That is not what happening in response to the second, later, pair of photographs. These are recent images from the crises in Syria. One shows the body of Alan Kurdi, a small refugee boy on a beach. He drowned as his family sought to escape Syria for Europe (Nilufer Demir, Dogan News Agency, Via Agence France-Presse, Getty Images); and the other, Omran Daqneesh, another small boy, a victim of the horrible incessant bombings of Aleppo (still from video taken by Mahmoud Raslan, one of the men who rescued Omran, Aleppo Media Center).
We have done nothing to help. The very least we should do is look back.
Michael Kimmelman, New York Times, December 14, 2016
click here for full piece
On the morning I read this article, I was deep in my search for a subject for a Christmas/Epiphany painting. Kimmelman ended my search with his headline: How the World Closed Its Eyes to Syria's Horrors. It was clear: I needed to do a painting that would encourage people to look back at one of the Syrian children. I chose the image of the five-year-old boy, Omran Daqneesh, who sits all bloodied and covered with dust in the back of an ambulance, after rescuers had pulled him from the rubble of his home -- a home destroyed by the bombings of a regime or Russian military airstrike (see The Guardian, December 28, 2016, click here for that article).
On its own, this image is very startling, very sad, and very telling. The boy is obviously injured and he seems completely stunned by what has happened. It is not hard to imagine that he feels very frightened and probably very troubled about being alone; he must be so scared about what has happened to the rest of his family, his mother and father and three siblings. His photograph pulls at the viewer's heart. When I first saw it, I couldn't imagine drawing it. It was just too sad. But Kimmelman's message that Omran's photograph had faded from attention made me rethink my reluctance to work with it, to transform it as I had other photographs from the newspaper. But what could I do to recapture others' interest in Omran and his plight?
I let the image tell me what it needed. Seemed clear pretty fast that this little boy needed a companion, a caring and comforting companion. I wanted to paint him alongside someone with a special beauty, tenderness, and ability to protect. Given my personal storehouse of visual references and the season, Sandro Botticelli's Madonna of the Book seemed like the perfect partner for the child. Botticelli painted this Madonna and Child in 1480-1481, now in Milan. I adapted Botticelli's depiction of Mary (filling her out a little bit), his wonderful window, and some of his room decor. I added light to Botticelli's very dark Renaissance background (thank you, Sam Adoquei, for that advice), and some room touches of my own; and then, of course, the boy and his ambulance seat. I ask you to look at the painting, look at it more than once.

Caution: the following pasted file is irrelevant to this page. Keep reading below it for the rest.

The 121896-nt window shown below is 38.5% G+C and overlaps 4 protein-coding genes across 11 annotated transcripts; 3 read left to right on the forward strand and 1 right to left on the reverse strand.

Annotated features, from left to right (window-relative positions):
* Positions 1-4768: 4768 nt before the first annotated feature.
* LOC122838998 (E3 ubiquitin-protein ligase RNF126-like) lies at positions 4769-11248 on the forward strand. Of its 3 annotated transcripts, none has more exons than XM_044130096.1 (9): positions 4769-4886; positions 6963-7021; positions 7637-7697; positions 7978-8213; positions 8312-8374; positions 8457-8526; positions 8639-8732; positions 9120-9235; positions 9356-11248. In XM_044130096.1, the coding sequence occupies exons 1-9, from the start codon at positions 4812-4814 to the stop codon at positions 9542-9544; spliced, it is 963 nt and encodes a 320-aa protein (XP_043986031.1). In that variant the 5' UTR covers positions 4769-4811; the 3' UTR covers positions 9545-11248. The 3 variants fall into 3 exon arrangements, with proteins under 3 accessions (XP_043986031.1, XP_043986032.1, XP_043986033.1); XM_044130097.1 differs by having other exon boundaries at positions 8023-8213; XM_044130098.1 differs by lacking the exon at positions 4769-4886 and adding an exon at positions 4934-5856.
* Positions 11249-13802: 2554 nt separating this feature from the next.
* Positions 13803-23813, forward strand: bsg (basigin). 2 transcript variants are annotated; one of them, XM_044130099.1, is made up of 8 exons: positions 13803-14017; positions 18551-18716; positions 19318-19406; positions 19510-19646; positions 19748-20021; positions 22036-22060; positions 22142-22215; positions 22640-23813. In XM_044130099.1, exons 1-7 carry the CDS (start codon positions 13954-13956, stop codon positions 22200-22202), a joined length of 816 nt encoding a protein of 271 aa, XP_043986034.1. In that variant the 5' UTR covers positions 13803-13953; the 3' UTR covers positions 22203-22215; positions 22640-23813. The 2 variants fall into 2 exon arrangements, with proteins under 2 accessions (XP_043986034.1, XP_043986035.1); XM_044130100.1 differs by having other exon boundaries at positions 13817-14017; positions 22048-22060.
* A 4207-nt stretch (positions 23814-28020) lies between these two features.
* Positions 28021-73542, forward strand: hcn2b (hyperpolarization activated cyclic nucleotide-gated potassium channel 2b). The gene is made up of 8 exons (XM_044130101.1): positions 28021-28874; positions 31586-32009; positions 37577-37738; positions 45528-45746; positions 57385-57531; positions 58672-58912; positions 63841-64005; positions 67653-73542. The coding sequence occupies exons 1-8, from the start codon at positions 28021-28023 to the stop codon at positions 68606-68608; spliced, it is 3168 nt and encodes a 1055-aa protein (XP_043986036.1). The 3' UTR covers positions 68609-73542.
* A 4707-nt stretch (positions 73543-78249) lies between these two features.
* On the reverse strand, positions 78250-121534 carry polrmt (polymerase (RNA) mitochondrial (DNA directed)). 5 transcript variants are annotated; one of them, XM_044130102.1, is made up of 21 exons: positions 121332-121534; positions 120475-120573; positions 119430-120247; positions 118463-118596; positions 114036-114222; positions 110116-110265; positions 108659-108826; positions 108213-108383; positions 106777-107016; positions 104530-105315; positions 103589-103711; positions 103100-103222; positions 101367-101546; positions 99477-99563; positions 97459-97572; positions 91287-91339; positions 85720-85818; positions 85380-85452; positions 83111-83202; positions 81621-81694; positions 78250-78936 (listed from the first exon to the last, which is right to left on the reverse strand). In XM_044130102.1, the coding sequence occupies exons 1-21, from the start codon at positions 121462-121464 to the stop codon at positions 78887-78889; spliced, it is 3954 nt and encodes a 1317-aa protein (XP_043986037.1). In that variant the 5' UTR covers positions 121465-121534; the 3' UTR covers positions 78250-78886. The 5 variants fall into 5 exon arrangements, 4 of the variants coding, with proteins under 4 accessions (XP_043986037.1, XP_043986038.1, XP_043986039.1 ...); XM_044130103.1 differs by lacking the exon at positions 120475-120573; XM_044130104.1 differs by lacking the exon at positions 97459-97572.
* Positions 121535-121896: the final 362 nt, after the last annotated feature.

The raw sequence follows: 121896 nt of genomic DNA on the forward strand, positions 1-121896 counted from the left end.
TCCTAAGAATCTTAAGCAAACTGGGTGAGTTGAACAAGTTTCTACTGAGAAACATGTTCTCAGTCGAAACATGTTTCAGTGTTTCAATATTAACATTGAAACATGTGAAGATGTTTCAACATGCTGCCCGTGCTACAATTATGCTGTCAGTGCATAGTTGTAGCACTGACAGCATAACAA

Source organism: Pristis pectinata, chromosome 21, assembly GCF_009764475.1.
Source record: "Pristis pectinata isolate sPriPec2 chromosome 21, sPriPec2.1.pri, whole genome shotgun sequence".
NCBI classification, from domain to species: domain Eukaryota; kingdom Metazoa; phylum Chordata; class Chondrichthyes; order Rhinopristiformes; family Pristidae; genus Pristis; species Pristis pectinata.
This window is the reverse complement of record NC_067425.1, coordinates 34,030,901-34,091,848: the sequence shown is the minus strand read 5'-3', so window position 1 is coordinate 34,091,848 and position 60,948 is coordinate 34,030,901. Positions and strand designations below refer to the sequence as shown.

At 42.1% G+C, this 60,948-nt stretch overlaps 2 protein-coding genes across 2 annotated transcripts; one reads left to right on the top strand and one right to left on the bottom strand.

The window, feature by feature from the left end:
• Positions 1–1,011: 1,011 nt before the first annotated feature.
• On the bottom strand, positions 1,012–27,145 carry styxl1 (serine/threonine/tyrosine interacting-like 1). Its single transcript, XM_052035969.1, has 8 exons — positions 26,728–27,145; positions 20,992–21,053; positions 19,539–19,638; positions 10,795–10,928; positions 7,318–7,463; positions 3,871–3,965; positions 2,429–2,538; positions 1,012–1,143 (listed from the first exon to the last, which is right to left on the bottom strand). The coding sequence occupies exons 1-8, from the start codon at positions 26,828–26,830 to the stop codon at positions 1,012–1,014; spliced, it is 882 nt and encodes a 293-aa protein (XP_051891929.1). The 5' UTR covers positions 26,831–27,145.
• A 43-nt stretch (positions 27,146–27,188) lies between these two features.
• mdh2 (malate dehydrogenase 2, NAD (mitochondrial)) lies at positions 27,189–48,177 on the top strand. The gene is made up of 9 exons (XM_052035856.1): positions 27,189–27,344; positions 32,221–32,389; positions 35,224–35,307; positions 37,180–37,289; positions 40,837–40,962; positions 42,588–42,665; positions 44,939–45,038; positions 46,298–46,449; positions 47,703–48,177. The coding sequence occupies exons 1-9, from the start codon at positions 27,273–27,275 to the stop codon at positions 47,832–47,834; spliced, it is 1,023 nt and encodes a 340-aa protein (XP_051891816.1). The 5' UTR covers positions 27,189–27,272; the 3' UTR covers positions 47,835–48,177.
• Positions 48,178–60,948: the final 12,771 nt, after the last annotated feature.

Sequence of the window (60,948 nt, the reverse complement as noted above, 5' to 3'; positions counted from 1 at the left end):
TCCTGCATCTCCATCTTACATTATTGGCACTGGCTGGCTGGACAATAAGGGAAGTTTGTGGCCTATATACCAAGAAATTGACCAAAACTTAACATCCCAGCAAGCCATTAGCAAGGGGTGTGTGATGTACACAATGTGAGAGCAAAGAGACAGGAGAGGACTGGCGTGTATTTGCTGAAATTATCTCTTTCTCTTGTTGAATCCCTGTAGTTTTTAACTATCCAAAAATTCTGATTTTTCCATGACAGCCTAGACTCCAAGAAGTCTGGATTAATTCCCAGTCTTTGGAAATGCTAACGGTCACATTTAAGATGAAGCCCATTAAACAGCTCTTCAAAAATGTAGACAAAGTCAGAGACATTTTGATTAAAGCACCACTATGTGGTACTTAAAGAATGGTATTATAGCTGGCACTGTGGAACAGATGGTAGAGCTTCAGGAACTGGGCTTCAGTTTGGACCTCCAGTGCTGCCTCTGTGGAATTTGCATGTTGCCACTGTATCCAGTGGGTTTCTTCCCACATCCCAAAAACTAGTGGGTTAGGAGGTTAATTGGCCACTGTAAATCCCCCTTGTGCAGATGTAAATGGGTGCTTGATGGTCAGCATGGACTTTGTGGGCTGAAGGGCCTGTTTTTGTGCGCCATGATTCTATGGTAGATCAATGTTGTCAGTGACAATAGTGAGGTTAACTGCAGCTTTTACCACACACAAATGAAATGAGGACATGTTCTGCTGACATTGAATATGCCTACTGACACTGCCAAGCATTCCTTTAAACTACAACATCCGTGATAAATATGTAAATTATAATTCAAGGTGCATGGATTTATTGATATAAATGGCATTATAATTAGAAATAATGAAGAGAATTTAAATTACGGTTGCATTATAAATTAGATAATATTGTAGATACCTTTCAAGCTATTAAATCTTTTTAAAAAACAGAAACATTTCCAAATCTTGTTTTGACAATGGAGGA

O Mary, indeed God has favored you and made you immaculate,
and chosen you from all the women of the world.
Remensnyder describes how for centuries, across the Middle East and Europe, Muslims and Christians have gathered together in religious shrines dedicated to Mary, to show their devotion to her. One of these, Mary's Chapel on Lampedusa, seems especially relevant to my painting and to crises in our current world. The Shrine on Lampedusa, a small Italian island off the coast of Tunisia, provided safety in the 17th and 18th centuries to both Muslim and Christian refugees, as each religious group fled the hostility and prisons of the other; and now, is the entry point to Europe for so many migrants, many of them Muslims, fleeing war and oppression. Pope Francis visited the shrine at Lampedusa in 2013 to criticize the 'globalization of indifference' to the migrants' cause, pray for the many who are risking their lives in the hope of a more just life, and praise the Italians for their rescue efforts (Remensnyder, p. 49).
My research also included internet searches for information on Omran Daqneesh. I learned that on the day of the bombing, he was taken to an underground hospital (it had been previously hit by airstrikes). The open wound on his forehead was treated and bandaged, and he was discharged. His parents and siblings were also rescued from the rubble and treated, but his eleven-year-old brother died in hospital. At least eight other people are said to have died in this particular bombing. Having lost their home, Omran's family found a smaller place in which to live. Every week, I check the internet to see if I can learn something of what happened to this little boy since the video was made of him. There was only one story about another bombing in Aleppo. It was first reported that he had been killed in that later attack, but that was quickly followed by a report that he was fine. Since then, there has been nothing on the internet.
But maybe there are other ways that Omran can return. Muslims and Christians understand that the special child in Mary's lap is an important prophet who brings us needed news and knowledge. What might this child prophet, shown here, say to us? What might he help us understand, what might he help us do? My wish for my painting is for it to be a witness. I want it to be a call to us to recognize and do something for Omran, and all the other children who suffer because of war and refugee status.
1 A wonderful article on Mary's rich and complex role in the religious, artistic, cultural, political, and military relationships between Muslims and Christians appears in Verdon, T., Katz, M.R., Remensnyder, A. G., and Rubin, M. (2014) Picturing Mary: Woman, Mother, Idea. New York: Scala Arts Publishers.